“Monday, Monday, can’t trust that day.”-The Mama’s and The Papa’s
I should know better by now. Yet I continue to to make the same mistake again and again. I must stop leaving my house on Mondays.
I think I’m being smart. I’m the queen of avoiding any kind of interaction with other human beings. So, you see, I like to go into the antique shop that my husband and I own ( yes, the haunted one) on Monday because we are CLOSED. I can work on my displays without the torturous hassle of pesky conversation and faux politeness on my part. That is also the day I do my errands around town. I live in a very small town. In fact, I’ve lived here my whole life. It doesn’t even phase the natives to walk up to me and tell me exactly what they think about one (or all) of those three H’s of horror…haunting, homeschool or housewife.
It’s not just the natives, either. It’s the touristy folks who come to town because they saw us on Syfy. Some people are super cool, but unfortunately, it’s the super UNcool ones that convinced me to do the homeschool/housewife thing. What is it about me that makes people think they can just say anything to me and my family, no matter how hurtful or rude, as if we have no feelings? I guess I didn’t get the memo about how telling your story on a 43 minute television show automatically takes away your rights to feelings or emotion.
So, Monday, Monday. Why did I think this one would be any different? I was scolded, in front of my son, in a busy McDonald’s by a hungry native for a change in our hours of operation at our store. Yes, the change was made because I stopped working there for that whole homeschool/ housewife thing, leaving the shop short on staff. I admit, I was miffed at this gentleman who had no idea nor did he care about me or my family. He just knew our hours inconvenienced him, and he was gonna let me know it! Well, he did. He let me know it. Instead of staying and ordering food, we left without even ordering my fries OR my son’s shake.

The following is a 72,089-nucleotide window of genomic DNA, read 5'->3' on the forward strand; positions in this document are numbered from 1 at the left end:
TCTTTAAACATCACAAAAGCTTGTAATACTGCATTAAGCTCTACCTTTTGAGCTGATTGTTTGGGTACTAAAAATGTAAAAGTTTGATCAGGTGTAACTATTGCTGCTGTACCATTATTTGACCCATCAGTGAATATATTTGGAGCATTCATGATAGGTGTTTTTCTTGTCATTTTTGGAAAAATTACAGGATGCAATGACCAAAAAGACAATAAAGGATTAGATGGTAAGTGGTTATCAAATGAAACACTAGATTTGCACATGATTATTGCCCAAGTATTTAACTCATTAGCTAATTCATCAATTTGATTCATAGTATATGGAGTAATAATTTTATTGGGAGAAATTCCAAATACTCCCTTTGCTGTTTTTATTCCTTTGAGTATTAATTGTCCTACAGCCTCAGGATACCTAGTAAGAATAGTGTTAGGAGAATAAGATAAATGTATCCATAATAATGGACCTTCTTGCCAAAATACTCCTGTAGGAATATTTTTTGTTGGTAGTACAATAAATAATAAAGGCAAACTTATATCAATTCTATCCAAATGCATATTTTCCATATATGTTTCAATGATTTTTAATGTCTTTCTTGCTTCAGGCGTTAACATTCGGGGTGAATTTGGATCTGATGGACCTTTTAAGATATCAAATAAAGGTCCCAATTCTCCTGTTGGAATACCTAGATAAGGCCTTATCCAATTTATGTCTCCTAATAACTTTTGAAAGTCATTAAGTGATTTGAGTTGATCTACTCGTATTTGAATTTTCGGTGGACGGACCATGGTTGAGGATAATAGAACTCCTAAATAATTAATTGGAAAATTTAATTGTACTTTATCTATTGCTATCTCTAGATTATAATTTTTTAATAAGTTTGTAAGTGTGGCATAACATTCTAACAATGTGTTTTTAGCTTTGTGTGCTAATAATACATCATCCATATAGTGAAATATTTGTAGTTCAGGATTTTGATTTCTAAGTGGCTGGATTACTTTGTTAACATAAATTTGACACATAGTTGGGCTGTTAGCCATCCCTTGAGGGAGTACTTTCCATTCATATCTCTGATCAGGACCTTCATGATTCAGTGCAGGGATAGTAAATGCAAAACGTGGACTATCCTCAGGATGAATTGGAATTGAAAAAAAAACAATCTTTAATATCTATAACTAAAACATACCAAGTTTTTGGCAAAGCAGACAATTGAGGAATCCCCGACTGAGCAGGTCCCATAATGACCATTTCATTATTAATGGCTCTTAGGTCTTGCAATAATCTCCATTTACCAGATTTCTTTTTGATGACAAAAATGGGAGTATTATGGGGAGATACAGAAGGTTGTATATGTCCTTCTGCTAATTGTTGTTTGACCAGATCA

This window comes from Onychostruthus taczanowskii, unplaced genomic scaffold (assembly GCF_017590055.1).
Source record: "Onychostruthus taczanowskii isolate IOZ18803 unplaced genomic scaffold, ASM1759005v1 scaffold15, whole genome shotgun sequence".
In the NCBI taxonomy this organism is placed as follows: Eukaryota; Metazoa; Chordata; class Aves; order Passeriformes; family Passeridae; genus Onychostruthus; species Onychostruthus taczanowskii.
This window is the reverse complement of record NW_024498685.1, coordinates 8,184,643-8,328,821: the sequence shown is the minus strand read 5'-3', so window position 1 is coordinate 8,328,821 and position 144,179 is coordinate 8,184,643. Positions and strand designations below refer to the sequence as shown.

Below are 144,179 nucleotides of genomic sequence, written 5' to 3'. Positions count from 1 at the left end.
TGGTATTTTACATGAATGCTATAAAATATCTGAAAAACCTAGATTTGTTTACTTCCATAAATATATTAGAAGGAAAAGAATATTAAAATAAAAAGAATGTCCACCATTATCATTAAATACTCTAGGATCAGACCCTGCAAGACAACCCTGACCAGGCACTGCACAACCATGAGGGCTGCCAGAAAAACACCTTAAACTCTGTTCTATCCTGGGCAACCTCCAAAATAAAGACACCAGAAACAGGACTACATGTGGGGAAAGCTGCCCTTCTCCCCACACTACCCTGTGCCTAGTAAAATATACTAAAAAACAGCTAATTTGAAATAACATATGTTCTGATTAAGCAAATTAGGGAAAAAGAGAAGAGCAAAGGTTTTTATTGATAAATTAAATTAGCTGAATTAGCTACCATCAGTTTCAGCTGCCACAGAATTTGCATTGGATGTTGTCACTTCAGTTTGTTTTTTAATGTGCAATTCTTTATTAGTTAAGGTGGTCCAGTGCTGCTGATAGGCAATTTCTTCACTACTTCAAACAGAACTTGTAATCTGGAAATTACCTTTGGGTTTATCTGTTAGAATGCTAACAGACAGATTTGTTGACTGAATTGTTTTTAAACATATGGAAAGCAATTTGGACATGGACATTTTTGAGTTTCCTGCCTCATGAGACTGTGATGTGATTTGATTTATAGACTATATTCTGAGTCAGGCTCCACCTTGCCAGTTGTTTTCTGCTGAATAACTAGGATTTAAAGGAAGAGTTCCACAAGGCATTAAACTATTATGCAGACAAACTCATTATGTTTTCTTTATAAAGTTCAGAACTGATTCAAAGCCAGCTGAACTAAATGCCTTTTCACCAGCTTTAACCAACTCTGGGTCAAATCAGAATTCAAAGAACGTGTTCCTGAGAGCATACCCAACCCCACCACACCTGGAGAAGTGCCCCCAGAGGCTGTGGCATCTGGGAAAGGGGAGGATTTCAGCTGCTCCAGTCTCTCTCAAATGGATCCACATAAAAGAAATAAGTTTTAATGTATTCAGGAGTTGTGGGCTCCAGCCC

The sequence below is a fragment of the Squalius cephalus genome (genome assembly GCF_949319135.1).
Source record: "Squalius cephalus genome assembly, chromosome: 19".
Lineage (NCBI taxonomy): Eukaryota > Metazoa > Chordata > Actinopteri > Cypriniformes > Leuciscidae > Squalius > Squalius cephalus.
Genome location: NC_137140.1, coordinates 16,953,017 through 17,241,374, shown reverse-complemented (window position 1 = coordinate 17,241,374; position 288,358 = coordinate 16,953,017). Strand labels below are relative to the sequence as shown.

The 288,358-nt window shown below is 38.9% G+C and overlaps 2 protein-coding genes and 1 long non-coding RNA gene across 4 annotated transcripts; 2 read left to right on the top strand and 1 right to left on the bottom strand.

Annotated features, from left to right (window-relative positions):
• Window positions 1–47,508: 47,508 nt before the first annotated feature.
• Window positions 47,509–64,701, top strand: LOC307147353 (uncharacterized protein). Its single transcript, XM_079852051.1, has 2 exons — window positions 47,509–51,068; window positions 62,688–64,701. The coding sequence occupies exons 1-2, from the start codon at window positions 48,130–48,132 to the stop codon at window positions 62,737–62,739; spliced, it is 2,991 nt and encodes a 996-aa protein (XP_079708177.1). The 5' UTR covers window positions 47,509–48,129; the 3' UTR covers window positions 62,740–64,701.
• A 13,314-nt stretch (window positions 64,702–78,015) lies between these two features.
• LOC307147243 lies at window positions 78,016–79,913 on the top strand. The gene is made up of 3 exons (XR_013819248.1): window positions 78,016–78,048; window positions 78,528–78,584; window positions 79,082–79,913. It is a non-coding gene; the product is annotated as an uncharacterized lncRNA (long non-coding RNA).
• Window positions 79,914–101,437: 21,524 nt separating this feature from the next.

Next stop, our local market where I was given quite the backhanded compliment by geriatric native (“Oh, honey! I love your hair! The way you had it on that tv show looked so awful. That color you had was terrible. It looks much better now!) Gee. Thank you? So, I came home and did what any normal red blooded American girl would do. I took a nap. Whoever said “Sleep is the best meditation,” is a genius.
I woke up realizing I was giving away too much of my strength to people who have no importance whatsoever to me or my family. I get mad, sad, hurt and pout and why? Because of the actions of a few? I could get 20 compliments in a day and one critic who wants to be rude to me just to get his jollies, and I will focus on the rude critic every time. Why is it so easy to give all your energy to mean people, and so difficult to take a compliment from a perfectly lovely person. Why focus on the meanie and not the lovely? Yep. Time to change. Time to be a duck.
I had a friend named Alison. The Lord took her home way too soon. She was young, vital, and very successful in an industry dominated by men. She worked her way to the top. She was called names, thrown under the bus, blamed for mistakes she didn’t make. It was so unfair. Yet she still became Vice President of the corporation where she worked. The same place she put up with all that bullying for all those years. I asked her one day,”How do you tolerate it?” I was surprised to hear her answer, “Be a duck.” The look on my face must have been a crazy one, because she laughed and then explained. “Duck’s feathers are weather proof. Rain and anything else wet and icky just rolls right off of them. Those hateful words are just the wet and icky rain, and I’m a duck. You gotta be a duck.”
So bring it on, Small Town, USA. Hit me with your best shot. You’ll never get to me. I’m a duck.